Speaker: Dr. Patricia Capone- Curator and Reparations Coordinator, Peabody Museum of Archeology and Ethnology, Harvard University
Title: Post-NAGPRA: Ethics for New Ideas/ New Relationships/ Future Leaders
Commentary by: Rachel Dudek, graduate student in the Seton Hall M.A. in Museum Professions program; IME travel stipend recipient.
Dr. Patricia Capone is Curator and Repatriation Coordinator, Peabody Museum of Archaeology and Ethnology, Harvard University has a background in historical archaeology and researches indigenous cultures, particularly those from Southwest and North East United States.
The topic she discussed at the Inaugural Conference of the Institute of Museum Ethics was Post-NAGPRA: Ethics for New Ideas/New Relationships/Future Leaders. Capone was the only speaker to focus on repatriation. Her talk reflected on her own experiences at the Peabody and provided insight on how repatriation has affected museums. Capone focused on the Native American Graves Protection and Repatriation Act (NAGPRA) of 1990. Capone discussed how this legislation has oriented museums in society. Historically museums have represented colonial imbalance through their interpretation of objects created by indigenous cultures. These material objects are our connection to the past, and the display of these objects are portrayed reflects current ideas, and possible misconceptions, of the past. This is especially prevalent when a colonizing culture exhibits objects from a culture it has colonized. NAGPRA and other legislation has called attention to these injustices, leading the way for an ethical shift towards equal protection of all cultures and their sacred objects though barriers still remain.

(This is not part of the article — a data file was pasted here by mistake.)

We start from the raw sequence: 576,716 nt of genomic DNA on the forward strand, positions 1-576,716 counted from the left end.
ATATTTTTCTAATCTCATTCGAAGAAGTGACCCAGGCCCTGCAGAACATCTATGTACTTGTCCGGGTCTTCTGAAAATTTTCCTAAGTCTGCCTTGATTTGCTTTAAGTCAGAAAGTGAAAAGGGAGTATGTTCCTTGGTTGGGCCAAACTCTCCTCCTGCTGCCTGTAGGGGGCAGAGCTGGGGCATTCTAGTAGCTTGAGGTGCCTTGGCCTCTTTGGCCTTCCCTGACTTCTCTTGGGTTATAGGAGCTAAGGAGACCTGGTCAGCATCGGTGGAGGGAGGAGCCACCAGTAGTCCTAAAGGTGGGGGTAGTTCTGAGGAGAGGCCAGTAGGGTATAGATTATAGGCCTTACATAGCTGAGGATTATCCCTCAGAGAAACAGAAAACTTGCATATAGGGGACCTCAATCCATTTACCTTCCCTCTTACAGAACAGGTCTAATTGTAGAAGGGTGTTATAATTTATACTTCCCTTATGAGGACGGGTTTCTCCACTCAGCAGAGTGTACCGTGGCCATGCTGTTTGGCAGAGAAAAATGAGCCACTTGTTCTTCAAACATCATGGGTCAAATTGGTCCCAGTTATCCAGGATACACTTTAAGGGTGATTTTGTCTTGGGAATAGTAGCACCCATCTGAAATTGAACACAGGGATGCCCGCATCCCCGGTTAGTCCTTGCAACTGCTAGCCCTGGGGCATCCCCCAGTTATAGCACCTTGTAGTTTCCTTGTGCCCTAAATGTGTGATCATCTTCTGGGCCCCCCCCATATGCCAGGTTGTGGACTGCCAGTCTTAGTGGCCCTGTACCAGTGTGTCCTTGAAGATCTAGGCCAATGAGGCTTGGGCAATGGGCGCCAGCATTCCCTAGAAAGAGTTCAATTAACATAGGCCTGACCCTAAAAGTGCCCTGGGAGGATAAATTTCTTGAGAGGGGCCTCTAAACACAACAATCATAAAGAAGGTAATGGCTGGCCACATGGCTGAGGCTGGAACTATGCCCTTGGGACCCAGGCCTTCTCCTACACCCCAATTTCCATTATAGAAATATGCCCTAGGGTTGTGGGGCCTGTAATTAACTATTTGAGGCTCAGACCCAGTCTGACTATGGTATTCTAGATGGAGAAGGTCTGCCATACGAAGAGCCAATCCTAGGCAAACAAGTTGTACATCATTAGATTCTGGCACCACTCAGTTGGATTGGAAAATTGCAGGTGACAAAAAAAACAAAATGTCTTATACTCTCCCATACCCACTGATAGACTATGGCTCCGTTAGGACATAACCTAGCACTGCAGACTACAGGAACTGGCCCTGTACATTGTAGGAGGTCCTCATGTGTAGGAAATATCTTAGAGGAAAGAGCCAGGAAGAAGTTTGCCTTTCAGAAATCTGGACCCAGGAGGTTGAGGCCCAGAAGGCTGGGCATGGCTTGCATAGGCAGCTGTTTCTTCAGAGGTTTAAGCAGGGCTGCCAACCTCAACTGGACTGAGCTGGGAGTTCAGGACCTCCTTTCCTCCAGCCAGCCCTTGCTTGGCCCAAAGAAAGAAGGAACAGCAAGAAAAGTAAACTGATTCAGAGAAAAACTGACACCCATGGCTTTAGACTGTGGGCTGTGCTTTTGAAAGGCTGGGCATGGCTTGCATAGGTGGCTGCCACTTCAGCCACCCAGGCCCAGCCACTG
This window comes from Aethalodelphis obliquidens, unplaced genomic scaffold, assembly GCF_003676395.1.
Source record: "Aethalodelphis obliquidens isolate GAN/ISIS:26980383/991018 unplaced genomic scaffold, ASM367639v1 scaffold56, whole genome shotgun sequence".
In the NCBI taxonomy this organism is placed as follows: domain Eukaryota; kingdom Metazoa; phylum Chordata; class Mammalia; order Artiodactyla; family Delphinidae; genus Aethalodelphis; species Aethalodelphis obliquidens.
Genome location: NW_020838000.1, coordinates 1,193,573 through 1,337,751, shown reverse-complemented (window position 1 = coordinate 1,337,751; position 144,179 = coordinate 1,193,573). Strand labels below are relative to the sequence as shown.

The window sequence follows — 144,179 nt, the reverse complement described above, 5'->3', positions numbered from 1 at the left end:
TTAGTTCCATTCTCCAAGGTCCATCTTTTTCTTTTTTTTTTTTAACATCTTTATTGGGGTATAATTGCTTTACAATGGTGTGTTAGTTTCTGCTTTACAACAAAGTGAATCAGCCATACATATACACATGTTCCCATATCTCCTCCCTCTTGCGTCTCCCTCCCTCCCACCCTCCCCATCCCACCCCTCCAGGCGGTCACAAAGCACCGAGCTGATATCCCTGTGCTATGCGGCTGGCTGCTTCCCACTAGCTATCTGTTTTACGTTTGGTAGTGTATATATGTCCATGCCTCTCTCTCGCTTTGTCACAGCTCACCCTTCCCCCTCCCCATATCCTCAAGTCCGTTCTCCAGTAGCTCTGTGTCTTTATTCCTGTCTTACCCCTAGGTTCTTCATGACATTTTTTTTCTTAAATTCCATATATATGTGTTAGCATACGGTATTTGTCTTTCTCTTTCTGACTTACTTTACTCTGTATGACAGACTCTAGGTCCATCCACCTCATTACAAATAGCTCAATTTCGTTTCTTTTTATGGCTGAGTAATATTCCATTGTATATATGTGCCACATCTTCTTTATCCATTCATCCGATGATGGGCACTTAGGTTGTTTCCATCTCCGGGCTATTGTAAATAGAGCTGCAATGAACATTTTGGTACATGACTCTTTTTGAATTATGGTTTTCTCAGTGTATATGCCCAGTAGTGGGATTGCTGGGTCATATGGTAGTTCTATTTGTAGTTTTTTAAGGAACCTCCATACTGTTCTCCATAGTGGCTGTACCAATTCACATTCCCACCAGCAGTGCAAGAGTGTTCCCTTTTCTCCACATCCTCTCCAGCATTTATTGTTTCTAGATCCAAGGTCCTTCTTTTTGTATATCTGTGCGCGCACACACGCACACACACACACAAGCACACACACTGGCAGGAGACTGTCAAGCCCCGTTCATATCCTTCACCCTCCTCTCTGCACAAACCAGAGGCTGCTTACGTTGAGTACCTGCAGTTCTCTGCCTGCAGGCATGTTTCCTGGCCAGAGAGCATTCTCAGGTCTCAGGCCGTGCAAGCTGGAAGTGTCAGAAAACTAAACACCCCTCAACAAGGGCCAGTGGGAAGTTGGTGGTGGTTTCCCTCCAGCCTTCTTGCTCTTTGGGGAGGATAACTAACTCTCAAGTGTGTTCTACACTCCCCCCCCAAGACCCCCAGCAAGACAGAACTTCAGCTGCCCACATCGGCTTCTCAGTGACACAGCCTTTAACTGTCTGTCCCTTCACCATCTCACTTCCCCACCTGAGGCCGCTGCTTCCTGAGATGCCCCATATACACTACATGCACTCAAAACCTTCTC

The Peabody Museum of Archaeology and Ethnology has 1.5 million objects that are affected by NAGPRA. This legislation has led the Museum to reassess the collection and find new understandings of the collection and its past, which has led to the revision of the museum’s mission. The Museum has tried to establish intercultural respect and understanding through its collection and affiliated programs. Its staff has worked with neighboring tribes and communities to understand the complex history of the Harvard Indian College founded in 1655, and located in what is now Harvard Yard. Campus Archaeology is a three semester course at Harvard intended to raise awareness of the intersection between Harvard history and Native American education. Students in this program dig at the Harvard Yard to collect artifacts at a yard associated with the Indian College, while reflecting on the shared past.
Capone demonstrates that legal mandates, such as NAGPRA, can create relationships of trust which are ripe for collaborative projects in which new models of leadership emerge and new learning occurs.